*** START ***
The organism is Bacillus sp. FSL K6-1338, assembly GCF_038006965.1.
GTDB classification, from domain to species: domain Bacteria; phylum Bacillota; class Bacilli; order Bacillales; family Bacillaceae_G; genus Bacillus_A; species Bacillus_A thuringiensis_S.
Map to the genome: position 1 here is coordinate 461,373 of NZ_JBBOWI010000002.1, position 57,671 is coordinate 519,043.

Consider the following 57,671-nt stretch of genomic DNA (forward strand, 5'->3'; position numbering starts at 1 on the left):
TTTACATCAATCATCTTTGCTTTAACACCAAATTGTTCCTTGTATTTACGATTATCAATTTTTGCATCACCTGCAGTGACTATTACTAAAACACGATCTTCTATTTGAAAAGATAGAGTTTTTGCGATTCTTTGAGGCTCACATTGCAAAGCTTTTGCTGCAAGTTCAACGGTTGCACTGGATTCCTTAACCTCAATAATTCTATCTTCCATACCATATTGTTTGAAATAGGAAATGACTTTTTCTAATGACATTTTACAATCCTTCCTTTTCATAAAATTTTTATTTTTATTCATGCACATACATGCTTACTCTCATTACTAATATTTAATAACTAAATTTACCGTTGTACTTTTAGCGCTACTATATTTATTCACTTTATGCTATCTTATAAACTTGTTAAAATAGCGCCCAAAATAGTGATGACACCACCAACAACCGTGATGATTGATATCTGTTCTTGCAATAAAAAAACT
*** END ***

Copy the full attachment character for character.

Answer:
The organism is Bacillus sp. FSL K6-1338, assembly GCF_038006965.1.
GTDB classification, from domain to species: domain Bacteria; phylum Bacillota; class Bacilli; order Bacillales; family Bacillaceae_G; genus Bacillus_A; species Bacillus_A thuringiensis_S.
Map to the genome: position 1 here is coordinate 461,373 of NZ_JBBOWI010000002.1, position 57,671 is coordinate 519,043.

Consider the following 57,671-nt stretch of genomic DNA (forward strand, 5'->3'; position numbering starts at 1 on the left):
TTTACATCAATCATCTTTGCTTTAACACCAAATTGTTCCTTGTATTTACGATTATCAATTTTTGCATCACCTGCAGTGACTATTACTAAAACACGATCTTCTATTTGAAAAGATAGAGTTTTTGCGATTCTTTGAGGCTCACATTGCAAAGCTTTTGCTGCAAGTTCAACGGTTGCACTGGATTCCTTAACCTCAATAATTCTATCTTCCATACCATATTGTTTGAAATAGGAAATGACTTTTTCTAATGACATTTTACAATCCTTCCTTTTCATAAAATTTTTATTTTTATTCATGCACATACATGCTTACTCTCATTACTAATATTTAATAACTAAATTTACCGTTGTACTTTTAGCGCTACTATATTTATTCACTTTATGCTATCTTATAAACTTGTTAAAATAGCGCCCAAAATAGTGATGACACCACCAACAACCGTGATGATTGATATCTGTTCTTGCAATAAAAAAACT